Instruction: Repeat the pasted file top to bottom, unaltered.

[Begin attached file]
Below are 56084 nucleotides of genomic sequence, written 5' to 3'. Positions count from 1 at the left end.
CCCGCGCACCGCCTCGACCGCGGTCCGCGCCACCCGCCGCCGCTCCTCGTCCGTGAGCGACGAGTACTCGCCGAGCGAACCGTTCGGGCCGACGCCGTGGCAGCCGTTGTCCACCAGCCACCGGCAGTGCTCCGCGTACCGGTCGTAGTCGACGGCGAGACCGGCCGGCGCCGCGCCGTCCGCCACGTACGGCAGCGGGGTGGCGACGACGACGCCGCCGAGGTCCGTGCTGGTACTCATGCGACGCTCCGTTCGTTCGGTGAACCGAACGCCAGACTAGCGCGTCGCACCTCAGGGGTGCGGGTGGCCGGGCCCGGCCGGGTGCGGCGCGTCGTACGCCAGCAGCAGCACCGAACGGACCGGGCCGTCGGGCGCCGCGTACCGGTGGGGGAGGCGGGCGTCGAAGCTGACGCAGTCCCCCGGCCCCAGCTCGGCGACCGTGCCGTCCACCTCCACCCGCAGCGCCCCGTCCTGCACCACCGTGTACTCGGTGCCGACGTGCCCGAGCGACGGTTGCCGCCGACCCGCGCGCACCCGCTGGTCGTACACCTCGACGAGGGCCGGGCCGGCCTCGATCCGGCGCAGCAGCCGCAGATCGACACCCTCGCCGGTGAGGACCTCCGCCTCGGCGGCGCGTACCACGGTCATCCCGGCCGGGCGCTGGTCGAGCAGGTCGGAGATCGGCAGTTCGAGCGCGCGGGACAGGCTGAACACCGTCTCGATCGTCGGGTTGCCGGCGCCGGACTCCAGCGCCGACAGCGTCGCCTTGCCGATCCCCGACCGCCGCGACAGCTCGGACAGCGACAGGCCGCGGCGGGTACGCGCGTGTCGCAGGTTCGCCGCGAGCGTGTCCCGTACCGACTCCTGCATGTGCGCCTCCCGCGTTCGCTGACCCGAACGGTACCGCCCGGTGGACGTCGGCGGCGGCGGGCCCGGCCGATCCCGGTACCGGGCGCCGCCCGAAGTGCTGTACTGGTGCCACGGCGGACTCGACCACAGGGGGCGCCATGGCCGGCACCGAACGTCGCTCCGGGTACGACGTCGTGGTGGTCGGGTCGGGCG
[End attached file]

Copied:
Below are 56084 nucleotides of genomic sequence, written 5' to 3'. Positions count from 1 at the left end.
CCCGCGCACCGCCTCGACCGCGGTCCGCGCCACCCGCCGCCGCTCCTCGTCCGTGAGCGACGAGTACTCGCCGAGCGAACCGTTCGGGCCGACGCCGTGGCAGCCGTTGTCCACCAGCCACCGGCAGTGCTCCGCGTACCGGTCGTAGTCGACGGCGAGACCGGCCGGCGCCGCGCCGTCCGCCACGTACGGCAGCGGGGTGGCGACGACGACGCCGCCGAGGTCCGTGCTGGTACTCATGCGACGCTCCGTTCGTTCGGTGAACCGAACGCCAGACTAGCGCGTCGCACCTCAGGGGTGCGGGTGGCCGGGCCCGGCCGGGTGCGGCGCGTCGTACGCCAGCAGCAGCACCGAACGGACCGGGCCGTCGGGCGCCGCGTACCGGTGGGGGAGGCGGGCGTCGAAGCTGACGCAGTCCCCCGGCCCCAGCTCGGCGACCGTGCCGTCCACCTCCACCCGCAGCGCCCCGTCCTGCACCACCGTGTACTCGGTGCCGACGTGCCCGAGCGACGGTTGCCGCCGACCCGCGCGCACCCGCTGGTCGTACACCTCGACGAGGGCCGGGCCGGCCTCGATCCGGCGCAGCAGCCGCAGATCGACACCCTCGCCGGTGAGGACCTCCGCCTCGGCGGCGCGTACCACGGTCATCCCGGCCGGGCGCTGGTCGAGCAGGTCGGAGATCGGCAGTTCGAGCGCGCGGGACAGGCTGAACACCGTCTCGATCGTCGGGTTGCCGGCGCCGGACTCCAGCGCCGACAGCGTCGCCTTGCCGATCCCCGACCGCCGCGACAGCTCGGACAGCGACAGGCCGCGGCGGGTACGCGCGTGTCGCAGGTTCGCCGCGAGCGTGTCCCGTACCGACTCCTGCATGTGCGCCTCCCGCGTTCGCTGACCCGAACGGTACCGCCCGGTGGACGTCGGCGGCGGCGGGCCCGGCCGATCCCGGTACCGGGCGCCGCCCGAAGTGCTGTACTGGTGCCACGGCGGACTCGACCACAGGGGGCGCCATGGCCGGCACCGAACGTCGCTCCGGGTACGACGTCGTGGTGGTCGGGTCGGGCG